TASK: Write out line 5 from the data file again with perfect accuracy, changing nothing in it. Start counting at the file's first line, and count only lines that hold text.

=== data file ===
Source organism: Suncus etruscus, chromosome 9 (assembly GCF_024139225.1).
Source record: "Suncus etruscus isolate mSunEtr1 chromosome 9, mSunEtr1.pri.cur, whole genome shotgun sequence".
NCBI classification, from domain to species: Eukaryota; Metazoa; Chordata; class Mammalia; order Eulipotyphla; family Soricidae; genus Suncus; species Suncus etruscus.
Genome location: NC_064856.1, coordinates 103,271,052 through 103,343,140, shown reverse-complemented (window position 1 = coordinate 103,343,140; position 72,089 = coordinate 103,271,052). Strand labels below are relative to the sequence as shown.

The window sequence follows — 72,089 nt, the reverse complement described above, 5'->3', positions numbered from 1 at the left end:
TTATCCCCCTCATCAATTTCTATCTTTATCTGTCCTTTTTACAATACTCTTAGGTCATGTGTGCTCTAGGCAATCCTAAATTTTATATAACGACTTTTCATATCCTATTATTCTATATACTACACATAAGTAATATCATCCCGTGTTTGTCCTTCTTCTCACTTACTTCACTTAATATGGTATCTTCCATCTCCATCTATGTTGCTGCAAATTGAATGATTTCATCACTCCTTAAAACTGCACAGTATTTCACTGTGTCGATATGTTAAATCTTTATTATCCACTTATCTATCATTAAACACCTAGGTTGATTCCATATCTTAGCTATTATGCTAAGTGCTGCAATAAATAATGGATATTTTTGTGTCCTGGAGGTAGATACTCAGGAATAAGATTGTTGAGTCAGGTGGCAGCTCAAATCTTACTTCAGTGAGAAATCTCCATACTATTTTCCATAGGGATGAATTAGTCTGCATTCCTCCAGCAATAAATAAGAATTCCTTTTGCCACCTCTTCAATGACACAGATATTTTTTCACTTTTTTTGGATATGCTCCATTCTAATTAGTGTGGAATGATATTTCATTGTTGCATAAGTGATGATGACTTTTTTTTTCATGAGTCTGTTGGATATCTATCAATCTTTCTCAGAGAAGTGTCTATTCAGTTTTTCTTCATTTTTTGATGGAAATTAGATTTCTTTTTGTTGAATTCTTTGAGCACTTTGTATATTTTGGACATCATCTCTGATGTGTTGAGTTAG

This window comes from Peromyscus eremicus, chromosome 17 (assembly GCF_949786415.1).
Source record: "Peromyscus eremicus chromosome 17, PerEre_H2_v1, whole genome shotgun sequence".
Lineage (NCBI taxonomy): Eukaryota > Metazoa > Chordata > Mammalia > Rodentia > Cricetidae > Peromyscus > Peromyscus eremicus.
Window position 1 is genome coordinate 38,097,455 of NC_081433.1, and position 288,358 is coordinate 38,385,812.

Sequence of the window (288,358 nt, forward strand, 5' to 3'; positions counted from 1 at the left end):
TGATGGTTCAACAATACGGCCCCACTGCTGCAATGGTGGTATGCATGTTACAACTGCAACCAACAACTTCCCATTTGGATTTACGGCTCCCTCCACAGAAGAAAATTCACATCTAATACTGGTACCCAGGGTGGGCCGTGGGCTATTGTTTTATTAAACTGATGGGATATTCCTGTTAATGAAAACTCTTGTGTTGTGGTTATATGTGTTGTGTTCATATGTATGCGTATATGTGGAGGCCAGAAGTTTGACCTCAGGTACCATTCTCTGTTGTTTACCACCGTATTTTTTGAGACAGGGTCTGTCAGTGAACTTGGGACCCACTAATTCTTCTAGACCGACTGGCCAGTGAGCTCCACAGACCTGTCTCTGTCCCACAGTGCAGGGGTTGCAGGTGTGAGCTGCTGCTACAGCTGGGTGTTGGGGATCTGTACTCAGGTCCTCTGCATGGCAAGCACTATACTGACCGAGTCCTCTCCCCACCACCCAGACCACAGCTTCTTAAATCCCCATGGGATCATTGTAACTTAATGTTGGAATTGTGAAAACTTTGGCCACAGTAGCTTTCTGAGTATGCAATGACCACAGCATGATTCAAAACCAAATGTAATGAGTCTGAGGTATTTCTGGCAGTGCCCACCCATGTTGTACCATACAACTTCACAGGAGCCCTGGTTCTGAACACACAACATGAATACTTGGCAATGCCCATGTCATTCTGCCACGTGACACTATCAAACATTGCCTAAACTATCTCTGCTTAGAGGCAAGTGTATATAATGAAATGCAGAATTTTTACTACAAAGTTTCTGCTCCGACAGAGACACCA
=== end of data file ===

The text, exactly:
The window sequence follows — 72,089 nt, the reverse complement described above, 5'->3', positions numbered from 1 at the left end: